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    by KATE POCOCK
    Family Travel Ink

Travel Presents for Kids or Entire Families


When our oldest was four years old, he asked Santa for a ďglobe with all the oceans.Ē This was the same kid who loved looking at our Atlas, especially the pages with the gemstones, the stars and outer space. I guess itís no surprise then that 14 years later, this same kid can hardly wait to break out into the wide world. Last summer, he spent seven weeks backpacking across Canada with a friend on a Greyhound bus passóthey made it to the Yukon where they hiked the Chilcoot Trail and to Vancouver Island where they seemed to speed run the West Coast paths. Next month, he will be finishing high school and heís already dusting off his passport. I donít know how much this first globe from Santa prompted this love of traveling. But while we parents are running around town buying presents for Christmas, Chanukah or Kwanzaa, itís worth looking at gifts that may inspire kids to learn more about their world.

THE EARTH: Globes come in all shapes and sizes from a squeeze ball to relieve stress ($3.99, Canadian Geographic boutique at the Bay) to an inflatable ball ($9.99, Science City) or a real globe with mountain ranges and latitudes ($26.99 at Grand & Toy). Kindergarten kids would love the blow-up world decorated with dinosaurs ($9.99, Science City) while teenagers could cope with a circular jigsaw puzzle globe that you have to put together ($35, Game Trek). Every home should have an atlas too and not just a student version where the countries are usually so small, thereís no room for details. One of the best that Iíve seen is the new Readerís Digest Childrenís Atlas of the World ($29.95, The Toy Shoppe). With hands-on projects and more than 3000 illustrations, the book features attractive maps showing such well-known landmarks as the CN Tower in Toronto or the Big Nickel in Sudbury (although why a pig is pointing at London, Ont. is a puzzle).

CREATURES: Many zoos let you adopt a caged animal but there are at least two programs that let kids adopt a creature in the wild. Then you can take your child to visit. Through the Vancouver Aquarium, kids can join the Killer Whale Conservation Team and support transient whales that roam the British Columbian coast. Choose your whale from one of the family treesófor $49, you get an ID photo and biography of the whale, adoption certificate, a CD, a newsletter and a yearís membership (604-659-3430). Or what about supporting a manatee in Florida? A few years ago, we traveled north from St. Petersburg to Homassassa Springs where the large sea cows gathered in the fresh warm water. My daughter was so upset about the creatures being run over by boats that she wanted to adopt one immediately. Visit www.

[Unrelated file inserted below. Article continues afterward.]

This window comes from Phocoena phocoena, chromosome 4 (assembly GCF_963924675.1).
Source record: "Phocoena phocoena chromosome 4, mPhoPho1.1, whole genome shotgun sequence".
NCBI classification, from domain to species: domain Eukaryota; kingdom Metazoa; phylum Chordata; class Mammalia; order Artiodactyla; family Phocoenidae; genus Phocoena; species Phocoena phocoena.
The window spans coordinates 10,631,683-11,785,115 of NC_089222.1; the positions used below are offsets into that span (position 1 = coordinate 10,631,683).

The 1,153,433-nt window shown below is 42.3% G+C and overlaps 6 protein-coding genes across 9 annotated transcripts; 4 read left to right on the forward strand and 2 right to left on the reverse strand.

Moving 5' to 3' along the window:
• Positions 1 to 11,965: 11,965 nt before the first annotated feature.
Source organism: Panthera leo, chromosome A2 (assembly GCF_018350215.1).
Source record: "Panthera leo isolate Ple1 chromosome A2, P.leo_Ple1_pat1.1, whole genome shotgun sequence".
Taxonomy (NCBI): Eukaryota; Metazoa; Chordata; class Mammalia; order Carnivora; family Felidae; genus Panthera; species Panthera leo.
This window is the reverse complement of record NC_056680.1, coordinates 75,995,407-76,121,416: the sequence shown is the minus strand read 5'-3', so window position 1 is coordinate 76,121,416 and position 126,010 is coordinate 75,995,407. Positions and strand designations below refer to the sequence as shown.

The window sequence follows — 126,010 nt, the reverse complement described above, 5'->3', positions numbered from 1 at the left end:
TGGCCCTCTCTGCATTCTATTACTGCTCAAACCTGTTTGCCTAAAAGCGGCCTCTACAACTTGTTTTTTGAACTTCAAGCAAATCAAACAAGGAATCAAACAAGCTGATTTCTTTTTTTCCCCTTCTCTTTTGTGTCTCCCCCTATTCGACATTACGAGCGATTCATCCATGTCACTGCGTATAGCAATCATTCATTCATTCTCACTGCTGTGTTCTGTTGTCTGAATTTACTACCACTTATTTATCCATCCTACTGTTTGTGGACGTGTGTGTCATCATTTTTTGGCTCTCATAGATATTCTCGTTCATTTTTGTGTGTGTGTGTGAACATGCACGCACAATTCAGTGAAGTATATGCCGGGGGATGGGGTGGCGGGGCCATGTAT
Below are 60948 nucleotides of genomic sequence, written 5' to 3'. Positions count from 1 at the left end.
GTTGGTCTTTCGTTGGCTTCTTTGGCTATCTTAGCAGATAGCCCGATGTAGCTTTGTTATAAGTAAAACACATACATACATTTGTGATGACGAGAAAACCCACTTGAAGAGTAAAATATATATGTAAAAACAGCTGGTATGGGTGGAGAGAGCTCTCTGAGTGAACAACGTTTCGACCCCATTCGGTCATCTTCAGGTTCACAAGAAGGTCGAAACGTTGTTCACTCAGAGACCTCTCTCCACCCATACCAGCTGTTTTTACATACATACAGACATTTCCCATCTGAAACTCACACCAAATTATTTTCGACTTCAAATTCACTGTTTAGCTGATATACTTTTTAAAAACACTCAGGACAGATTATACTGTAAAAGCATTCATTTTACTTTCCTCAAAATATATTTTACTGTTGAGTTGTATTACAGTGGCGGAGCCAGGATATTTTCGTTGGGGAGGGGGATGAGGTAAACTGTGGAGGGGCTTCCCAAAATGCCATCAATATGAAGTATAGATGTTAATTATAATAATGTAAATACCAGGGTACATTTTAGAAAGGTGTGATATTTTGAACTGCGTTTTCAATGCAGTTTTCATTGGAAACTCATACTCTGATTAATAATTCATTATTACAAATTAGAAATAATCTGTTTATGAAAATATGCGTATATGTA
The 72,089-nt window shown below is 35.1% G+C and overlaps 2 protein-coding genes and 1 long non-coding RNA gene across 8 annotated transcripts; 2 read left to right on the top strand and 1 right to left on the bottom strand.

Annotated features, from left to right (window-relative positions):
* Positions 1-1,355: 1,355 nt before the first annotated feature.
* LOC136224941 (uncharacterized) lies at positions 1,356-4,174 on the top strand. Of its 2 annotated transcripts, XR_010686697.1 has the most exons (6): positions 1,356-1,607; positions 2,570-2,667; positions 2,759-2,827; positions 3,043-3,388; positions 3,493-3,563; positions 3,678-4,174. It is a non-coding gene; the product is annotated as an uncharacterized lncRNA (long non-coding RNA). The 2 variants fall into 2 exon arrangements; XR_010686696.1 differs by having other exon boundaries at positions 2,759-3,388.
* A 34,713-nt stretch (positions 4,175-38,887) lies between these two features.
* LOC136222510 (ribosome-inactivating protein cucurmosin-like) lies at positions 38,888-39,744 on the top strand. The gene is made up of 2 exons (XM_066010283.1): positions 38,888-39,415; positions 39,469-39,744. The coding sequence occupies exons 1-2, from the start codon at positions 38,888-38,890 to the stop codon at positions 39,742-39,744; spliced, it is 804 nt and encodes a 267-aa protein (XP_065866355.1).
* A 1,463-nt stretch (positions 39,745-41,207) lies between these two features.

TRAVELING CHARACTERS: Some favorite storybook characters are travellers too: Paddington Bear arrives in London via Peru. Pippi Longstocking travels to the South Seas. Tin Tin goes to Tibet and solves mysteries along the way. Every little girl over two will love being in Paris with naughty Madeline. With the success of the recent movie, there are poseable Madelines, rag doll Madelines, and pocket Madelines and Pepitos ($10.95, the Toy Shoppe). There are puzzles for preschoolers and tapes of her adventures in Paris, London and the Swiss Alps for ages three and up ($10.99, the Toy Shoppe). Another popular traveling doll is Linnea, the little sprite who sets off with Mr. Bloom to find painter Claude Monetís garden in Giverny, France. The story on film, Linnea in Monetís Garden, won Best Animated Film at the New England Childrenís Film Festival and a Parents Choice Gold Award. Itís $16.99 at the Childrenís Book Store. You could top it off with a ticket to see the upcoming Monet show at the Museum of Fine Arts in Montreal, showing 22 works he painted in the garden. Kids under 12 pay $1.95 per ticket. Call 1-800-678-5440.

OTHER PEOPLE IN THE WORLD: New this year in conjunction with the United Nations Childrenís Fund is Celebrations, a book that celebrates childrenís festivals around the world. This follows the popular and award-winning Children Just Like Me, filled with stunning photographs of real kids from countries around the world. The Canadian entry is eight-year-old Levi from Iqaluit who loves, what else, playing hockey (both $21.95 through UNICEF 1-800-567-4483.) For television watchers, a good bet might be snippets from Thirty Years of National Geographic specials ($26.95, Chapters), Hong Kong: A Family Portrait or Arabia: Sand, Sea and Sky. Iím debating about giving our oldest The Photographers, showing how National Geographic photographers risked life and limb for great pictures. Heíll love it.

PUZZLES: A Canadian success story is the 3-D puzzles from Wrebbit. You can build the Eiffel Tower, the Cathedral in Cologne, Germany or Tower Bridge in London ($31.95, the Toy Shoppe) right in your own living room. Mini-puzzles of the Empire State Building or the Leaning Tower of Pisa can be tucked into a stocking ($5.95). If you want to get really ambitious, get the family to build St. Peterís Basilica in Rome ($39.99), all in a day. But though these jigsaws are life-like, thereís no substitute to taking the kids to see the real thing. Happy Holidays!

 

 

 

 

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